About: Why another tool for parsing?

Reparse is simply a tool for combining regular expressions together and using a regular expression engine to scan/search/parse/process input for certain tasks.

Larger parsing tools like YACC/Bison, ANTLR, and others are really good for structured input like computer code or xml. They aren’t specifically designed for scanning and parsing semi-structured data from unstructured text (like books, or internet documents, or diaries).

Reparse is designed to work with exactly that kind of stuff, (and is completely useless for the kinds of tasks any of the above is often used for).

Parsing Spectrum

Reparse isn’t the first parser of it’s kind. A hypothetical spectrum of parsers from pattern-finding only all the way to highly-featured, structured grammars might look something like this:

                v- Reparse            v- YACC/Bison
UNSTRUCTURED |-------------------------| STRUCTURED
             ^- Regex     ^- Parboiled/PyParsing

Reparse is in fact very featureless. It’s only a little better than plain regular expressions. Still, you might find it ideal for the kinds of tasks it was designed to deal with (like dates and addresses).

What kind of things might Reparse be useful for parsing?

Any kind of semi-structured formats:

  • Uris
  • Numbers
  • Strings
  • Dates
  • Times
  • Addresses
  • Phone numbers

Or in other words, anything you might consider parsing with Regex, might consider Reparse, especially if you are considering combining multiple regular expressions together.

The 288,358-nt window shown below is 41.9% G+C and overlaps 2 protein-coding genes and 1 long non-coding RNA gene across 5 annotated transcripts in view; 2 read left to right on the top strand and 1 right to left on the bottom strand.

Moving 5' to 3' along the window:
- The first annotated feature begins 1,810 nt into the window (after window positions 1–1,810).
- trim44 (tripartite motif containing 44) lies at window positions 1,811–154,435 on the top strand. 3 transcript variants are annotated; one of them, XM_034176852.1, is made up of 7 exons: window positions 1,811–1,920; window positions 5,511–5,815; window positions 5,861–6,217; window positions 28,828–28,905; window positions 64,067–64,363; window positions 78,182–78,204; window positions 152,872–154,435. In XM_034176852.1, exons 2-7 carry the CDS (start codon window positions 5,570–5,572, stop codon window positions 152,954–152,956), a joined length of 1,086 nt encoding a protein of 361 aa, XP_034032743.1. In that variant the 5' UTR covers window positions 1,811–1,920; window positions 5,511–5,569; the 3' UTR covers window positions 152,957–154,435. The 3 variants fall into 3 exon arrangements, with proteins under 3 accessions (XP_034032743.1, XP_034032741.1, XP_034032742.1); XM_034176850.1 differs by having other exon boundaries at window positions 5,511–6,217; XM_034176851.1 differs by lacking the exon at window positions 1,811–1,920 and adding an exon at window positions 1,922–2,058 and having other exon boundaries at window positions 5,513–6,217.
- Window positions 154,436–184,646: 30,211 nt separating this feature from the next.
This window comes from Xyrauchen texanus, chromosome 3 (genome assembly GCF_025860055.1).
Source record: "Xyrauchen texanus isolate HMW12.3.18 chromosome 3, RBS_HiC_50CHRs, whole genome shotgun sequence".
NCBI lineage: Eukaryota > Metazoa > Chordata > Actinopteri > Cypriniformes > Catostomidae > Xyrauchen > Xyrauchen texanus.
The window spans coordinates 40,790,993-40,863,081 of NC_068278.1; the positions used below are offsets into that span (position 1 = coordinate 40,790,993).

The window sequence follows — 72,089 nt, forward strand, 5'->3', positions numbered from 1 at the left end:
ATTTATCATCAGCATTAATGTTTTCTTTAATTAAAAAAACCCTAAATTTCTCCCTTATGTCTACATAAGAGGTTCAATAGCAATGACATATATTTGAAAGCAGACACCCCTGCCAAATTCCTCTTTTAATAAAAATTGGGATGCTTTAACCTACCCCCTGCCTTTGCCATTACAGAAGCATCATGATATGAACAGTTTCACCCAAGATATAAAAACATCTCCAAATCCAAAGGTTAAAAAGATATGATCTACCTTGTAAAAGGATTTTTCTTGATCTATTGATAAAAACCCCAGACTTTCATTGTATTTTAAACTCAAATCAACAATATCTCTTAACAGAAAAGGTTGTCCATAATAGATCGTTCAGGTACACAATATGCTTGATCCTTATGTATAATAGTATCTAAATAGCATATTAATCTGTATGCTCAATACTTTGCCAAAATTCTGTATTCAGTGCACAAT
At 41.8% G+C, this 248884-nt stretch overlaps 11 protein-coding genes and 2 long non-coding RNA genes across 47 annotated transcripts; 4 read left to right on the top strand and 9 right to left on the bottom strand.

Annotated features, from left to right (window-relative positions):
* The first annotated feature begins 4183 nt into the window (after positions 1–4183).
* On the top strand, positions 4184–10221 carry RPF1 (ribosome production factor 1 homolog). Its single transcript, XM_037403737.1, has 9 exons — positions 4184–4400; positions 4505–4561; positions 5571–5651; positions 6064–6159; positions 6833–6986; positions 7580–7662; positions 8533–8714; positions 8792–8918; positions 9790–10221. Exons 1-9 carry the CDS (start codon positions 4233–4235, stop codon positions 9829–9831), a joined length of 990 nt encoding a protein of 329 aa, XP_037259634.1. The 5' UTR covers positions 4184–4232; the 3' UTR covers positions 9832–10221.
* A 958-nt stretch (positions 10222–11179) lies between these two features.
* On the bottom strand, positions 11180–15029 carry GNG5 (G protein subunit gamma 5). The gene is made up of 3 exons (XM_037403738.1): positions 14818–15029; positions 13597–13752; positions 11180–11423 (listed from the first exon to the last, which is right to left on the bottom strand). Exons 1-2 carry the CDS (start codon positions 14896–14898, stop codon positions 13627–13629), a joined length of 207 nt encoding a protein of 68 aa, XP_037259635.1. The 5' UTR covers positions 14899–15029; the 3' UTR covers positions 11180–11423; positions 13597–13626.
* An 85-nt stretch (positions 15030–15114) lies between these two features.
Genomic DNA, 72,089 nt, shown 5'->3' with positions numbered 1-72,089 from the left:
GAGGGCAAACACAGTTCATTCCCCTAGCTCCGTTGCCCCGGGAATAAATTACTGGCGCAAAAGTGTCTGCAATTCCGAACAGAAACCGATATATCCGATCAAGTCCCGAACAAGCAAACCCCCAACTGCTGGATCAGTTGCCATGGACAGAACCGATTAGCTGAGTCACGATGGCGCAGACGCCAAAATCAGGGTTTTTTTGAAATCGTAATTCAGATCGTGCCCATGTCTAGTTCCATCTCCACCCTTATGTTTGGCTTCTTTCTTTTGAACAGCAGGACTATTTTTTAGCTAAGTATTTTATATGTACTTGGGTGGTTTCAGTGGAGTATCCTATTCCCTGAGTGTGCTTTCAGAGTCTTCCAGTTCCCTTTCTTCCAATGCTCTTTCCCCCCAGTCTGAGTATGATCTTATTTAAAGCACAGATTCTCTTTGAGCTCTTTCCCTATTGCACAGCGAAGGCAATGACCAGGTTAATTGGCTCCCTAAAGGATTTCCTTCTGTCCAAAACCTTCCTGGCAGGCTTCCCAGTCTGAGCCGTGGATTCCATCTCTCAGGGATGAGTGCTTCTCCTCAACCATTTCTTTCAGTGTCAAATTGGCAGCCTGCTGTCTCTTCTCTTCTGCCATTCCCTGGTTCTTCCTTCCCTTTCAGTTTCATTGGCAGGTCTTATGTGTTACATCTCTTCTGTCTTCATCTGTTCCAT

Why Regular Expressions

PyParsing (Python) and Parboiled (JVM) also have use-cases very similar to Reparse, and they are much more feature-filled. They have their own (much more powerful) DSL for parsing text.

Reparse uses Regular Expressions which has some advantages:

  • Short, minimal Syntax
  • Universal (with some minor differences between different engines)
  • Standard
  • Moderately Easy-to-learn (Though this is highly subjective)
    • Many programmers already know the basics
    • Skills can be carried else where
  • Regular Expressions can be harvested elsewhere and used within Reparse
  • Decent performance over large inputs
  • Ability to use fuzzy matching regex engines

Limitations of Reparse

Regular Expressions have been known to catch input that was unexpected, or miss input that was expected due to unforeseen edge cases. Reparse provides tools to help alleviate this by checking the expressions against expected matching inputs, and against expected non-matching inputs.

This library is very limited in what it can parse, if you realize you need something like a recursive grammar, you might want to try PyParsing or something greater (though Reparse might be helpful as a ‘first step’ matching and transforming the parse-able data before it is properly parsed by a different library).